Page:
Basic things like that are still "rules/regulations" of sorts. Many of us are simply saying that a set of standards (expectations for members and what your guild will do/provide for it's members) is a necessary thing if you want a flourishing "family" as opposed to a tag under random player names.
The implication being that people who are turned off by pages of rules are, beyond a reasonable doubt, trouble makers and the people who make the rules are completely just and incorruptible.
Another person being overly dramatic about it.
There's nothing wrong with expecting basic guild rules.
Is this "pages of rules"? --v
1. Respect your guildies and the guild bank, don't take to sell or take advantage.
2. No Begging
3. Keep chat on /g and voip to Rated (insert for yourself) level. (this can be as strict as no profanity or as lax as no anti-group or -ist type comments..I think even the most lax of guilds has some limit.
4. If you sign up for a group-number-specific guild activity please show up or give notice ahead if something comes up.
You can word these to suit your guild but these are general basics that too many guilds just assume people will follow without them being posted up. Even if it's no more than a simple blurb in the g info that says "Guild Rules: Don't tick everyone off! (begging, no showing, and stereotyping will tick everyone off...) it can help prevent drama when someone is causing trouble and you decide it's time to take a stand against their disruptive behavior.
Once again you infer something that was never said nor meant.
If your guild has a standard for guild/vent chat, say Rated PG for a "family friendly" atmosphere, that "rule" will weed out any players who are looking more for a Rated R (or in some cases Rated G) atmosphere.
These players wouldn't be happy in a "PG" guild because...1) they don't want to be in a guild where language is censored or 2) they are parents who allow their 8 yr old to play as long as he/she is in the same guild they are in (or some similar scenario...obviously these are situations off the top of my head and represent no single player or group of players).
Having standards (or a set of rules & regulations if you prefer to call them that) has not one single thing to do with leadership being "completely just and incorruptible" nor does it imply that "people who are turned off by pages of rules are, beyond a reasonable doubt, trouble makers".
It simply means that some people are not looking for the type of guild you have or want to have and that personalities may not mesh with guild culture, which in turn will cause issues (or, I believe I said "trouble" before) in that...1) you will have a mass exodus of players who want something different than you want which leads many GL's to give up or 2) you will have to remove players because of drama or other issues you could have nixed from the beginning.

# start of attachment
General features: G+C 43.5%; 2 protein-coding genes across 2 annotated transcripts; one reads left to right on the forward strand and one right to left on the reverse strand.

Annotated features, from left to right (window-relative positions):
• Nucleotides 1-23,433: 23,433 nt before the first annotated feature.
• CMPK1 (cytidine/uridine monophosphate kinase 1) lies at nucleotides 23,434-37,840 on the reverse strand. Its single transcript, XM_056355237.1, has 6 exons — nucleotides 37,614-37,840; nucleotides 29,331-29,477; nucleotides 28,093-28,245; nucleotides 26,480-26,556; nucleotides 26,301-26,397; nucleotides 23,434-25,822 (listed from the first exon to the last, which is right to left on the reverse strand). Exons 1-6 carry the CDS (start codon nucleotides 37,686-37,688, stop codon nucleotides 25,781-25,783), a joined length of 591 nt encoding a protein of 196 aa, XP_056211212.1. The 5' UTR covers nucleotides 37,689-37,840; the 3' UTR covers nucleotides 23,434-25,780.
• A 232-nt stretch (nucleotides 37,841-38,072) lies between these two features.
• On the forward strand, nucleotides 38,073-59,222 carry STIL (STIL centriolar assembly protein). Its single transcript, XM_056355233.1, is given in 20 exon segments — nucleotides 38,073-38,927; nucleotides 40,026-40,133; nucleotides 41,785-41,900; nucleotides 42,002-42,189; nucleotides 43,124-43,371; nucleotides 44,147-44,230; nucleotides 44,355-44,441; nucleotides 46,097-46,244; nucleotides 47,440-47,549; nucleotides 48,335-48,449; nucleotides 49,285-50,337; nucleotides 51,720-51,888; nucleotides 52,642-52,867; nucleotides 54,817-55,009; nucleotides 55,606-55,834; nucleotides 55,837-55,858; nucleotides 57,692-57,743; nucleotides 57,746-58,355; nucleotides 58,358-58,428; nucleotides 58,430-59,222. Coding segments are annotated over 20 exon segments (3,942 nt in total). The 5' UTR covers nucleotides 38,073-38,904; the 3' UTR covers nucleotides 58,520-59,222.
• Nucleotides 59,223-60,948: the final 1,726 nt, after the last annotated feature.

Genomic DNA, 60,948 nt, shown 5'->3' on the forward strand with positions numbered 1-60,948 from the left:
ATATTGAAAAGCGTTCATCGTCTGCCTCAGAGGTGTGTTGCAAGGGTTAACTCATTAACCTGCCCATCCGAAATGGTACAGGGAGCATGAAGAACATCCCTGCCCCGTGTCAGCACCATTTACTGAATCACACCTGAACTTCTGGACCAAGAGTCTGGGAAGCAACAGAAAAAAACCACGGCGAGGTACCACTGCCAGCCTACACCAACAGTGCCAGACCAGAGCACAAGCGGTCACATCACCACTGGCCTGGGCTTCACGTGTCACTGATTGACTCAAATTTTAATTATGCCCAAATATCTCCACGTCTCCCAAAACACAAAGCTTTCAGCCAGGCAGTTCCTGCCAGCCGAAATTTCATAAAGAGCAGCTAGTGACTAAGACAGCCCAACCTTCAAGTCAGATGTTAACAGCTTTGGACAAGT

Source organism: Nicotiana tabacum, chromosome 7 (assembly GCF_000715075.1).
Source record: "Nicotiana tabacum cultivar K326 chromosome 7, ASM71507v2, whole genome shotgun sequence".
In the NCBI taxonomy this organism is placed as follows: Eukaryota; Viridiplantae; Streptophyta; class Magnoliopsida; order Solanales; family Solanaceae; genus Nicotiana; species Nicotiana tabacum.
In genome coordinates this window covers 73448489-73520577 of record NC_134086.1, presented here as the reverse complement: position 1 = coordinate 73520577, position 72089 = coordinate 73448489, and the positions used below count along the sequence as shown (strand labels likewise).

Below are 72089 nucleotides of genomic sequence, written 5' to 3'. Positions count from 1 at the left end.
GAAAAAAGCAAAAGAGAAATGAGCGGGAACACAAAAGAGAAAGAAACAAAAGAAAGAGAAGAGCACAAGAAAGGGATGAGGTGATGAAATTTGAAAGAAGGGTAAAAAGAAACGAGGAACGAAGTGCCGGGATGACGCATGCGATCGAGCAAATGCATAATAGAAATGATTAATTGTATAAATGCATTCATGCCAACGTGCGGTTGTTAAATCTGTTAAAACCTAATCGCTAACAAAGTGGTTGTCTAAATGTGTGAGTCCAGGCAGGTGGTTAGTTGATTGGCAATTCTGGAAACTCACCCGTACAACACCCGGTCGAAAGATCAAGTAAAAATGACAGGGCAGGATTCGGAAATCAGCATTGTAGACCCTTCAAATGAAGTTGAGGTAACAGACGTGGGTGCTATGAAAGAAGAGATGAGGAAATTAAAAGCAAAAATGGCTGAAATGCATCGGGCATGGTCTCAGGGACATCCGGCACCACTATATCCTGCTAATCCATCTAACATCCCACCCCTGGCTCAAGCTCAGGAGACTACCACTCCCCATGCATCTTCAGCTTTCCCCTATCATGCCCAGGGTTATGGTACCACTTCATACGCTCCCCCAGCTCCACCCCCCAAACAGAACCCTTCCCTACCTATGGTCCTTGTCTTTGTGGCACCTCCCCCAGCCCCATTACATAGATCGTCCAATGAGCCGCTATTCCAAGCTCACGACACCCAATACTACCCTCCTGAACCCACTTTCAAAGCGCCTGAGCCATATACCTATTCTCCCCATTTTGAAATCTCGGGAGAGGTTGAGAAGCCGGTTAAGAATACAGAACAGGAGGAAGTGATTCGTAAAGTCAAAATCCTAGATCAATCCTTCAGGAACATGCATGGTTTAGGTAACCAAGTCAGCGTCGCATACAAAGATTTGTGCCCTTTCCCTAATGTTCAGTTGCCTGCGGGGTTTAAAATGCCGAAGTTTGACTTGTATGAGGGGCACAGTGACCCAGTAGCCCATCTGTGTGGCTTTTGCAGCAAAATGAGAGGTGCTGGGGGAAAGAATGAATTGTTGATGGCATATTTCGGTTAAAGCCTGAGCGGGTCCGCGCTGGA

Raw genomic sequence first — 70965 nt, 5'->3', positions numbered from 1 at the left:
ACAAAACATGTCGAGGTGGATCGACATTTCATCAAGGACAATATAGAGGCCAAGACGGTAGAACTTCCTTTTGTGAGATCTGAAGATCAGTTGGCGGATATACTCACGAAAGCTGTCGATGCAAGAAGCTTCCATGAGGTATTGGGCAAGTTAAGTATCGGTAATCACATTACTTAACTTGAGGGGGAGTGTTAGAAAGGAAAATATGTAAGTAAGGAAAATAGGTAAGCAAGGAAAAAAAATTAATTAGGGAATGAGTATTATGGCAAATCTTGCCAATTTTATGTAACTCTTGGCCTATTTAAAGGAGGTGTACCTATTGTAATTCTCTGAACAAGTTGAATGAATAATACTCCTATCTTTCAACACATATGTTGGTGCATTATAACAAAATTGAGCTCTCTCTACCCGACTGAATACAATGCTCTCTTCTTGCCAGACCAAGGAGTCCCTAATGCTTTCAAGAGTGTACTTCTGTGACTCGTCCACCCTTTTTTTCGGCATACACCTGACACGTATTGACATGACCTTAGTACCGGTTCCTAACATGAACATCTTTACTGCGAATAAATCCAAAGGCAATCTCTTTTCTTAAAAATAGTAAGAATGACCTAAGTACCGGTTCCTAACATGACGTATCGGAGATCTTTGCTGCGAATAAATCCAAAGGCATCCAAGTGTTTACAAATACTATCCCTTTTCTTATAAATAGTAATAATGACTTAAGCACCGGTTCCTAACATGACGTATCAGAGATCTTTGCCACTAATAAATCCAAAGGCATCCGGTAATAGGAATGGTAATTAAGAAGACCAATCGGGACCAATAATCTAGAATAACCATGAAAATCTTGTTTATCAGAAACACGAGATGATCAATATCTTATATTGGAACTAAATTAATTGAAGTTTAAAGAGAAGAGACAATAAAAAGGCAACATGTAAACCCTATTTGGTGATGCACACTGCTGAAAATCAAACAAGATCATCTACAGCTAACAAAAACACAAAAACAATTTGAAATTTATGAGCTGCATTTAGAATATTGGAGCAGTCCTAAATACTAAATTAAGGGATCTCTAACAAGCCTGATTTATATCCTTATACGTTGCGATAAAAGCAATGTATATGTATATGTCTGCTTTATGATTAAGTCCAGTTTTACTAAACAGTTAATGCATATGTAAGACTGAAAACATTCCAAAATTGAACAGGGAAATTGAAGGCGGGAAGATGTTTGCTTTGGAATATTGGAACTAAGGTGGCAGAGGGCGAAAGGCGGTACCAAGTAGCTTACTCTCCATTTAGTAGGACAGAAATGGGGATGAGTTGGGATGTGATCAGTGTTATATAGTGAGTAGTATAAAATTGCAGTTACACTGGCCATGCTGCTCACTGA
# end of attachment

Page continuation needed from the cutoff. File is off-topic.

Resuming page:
Standards, rules, guidelines, whatever you want to call them ARE meant to turn some people off or, perhaps a better way to say it is they are meant to let people know up front if something in a community, team, organization, club or guild (in this case) is or is not inline with the type of culture or atmosphere they want to be associated with.
And to clarify, and had you read my full post and not one sentence you could use to troll the thread, I did not say anything (nor has anyone else said anything) about having "pages of rules". I said that a few basic standards will help weed out players who won't fit in the guild culture the OP is trying to create.
Edited by Malorey on 12/5/2012 6:00 AM PST
As a guild leader, you have the right to refuse anyone a guild invite for any reason you choose. What I'm curious about is what you plan to do with all of those people already in your guild whose character names offend you. Are you going to remove them? Ask them to change their names? I'm honestly trying to figure out how you plan to implement a rule about offensive character names. It makes sense to deny guild membership to people whose names offend you, but what about your already-guilded members?
Once again you infer something that was never said nor meant.
So just because you can't reason out the implications of what you typed or lack the abililty to convey your true meaning the person that acknowledges that is somehow to blame?
Gimme a break dude.
I think you're aware of your limitations otherwise you wouldnt need 6+ paragraphs in a follow up post to clarify yourself so just leave me out of your guilt trip.
Many guilds have rules governing everything from behavior and language on to gear, attendance, perfomance, computer builds, and beyond. The idea that people opposed to certain rules are deemed "trouble" by the rule writers does not strain credulity.
Rules are written and enforced by rulers and followed by the ruled. Pretty simple stuff really and thats all people really need to know.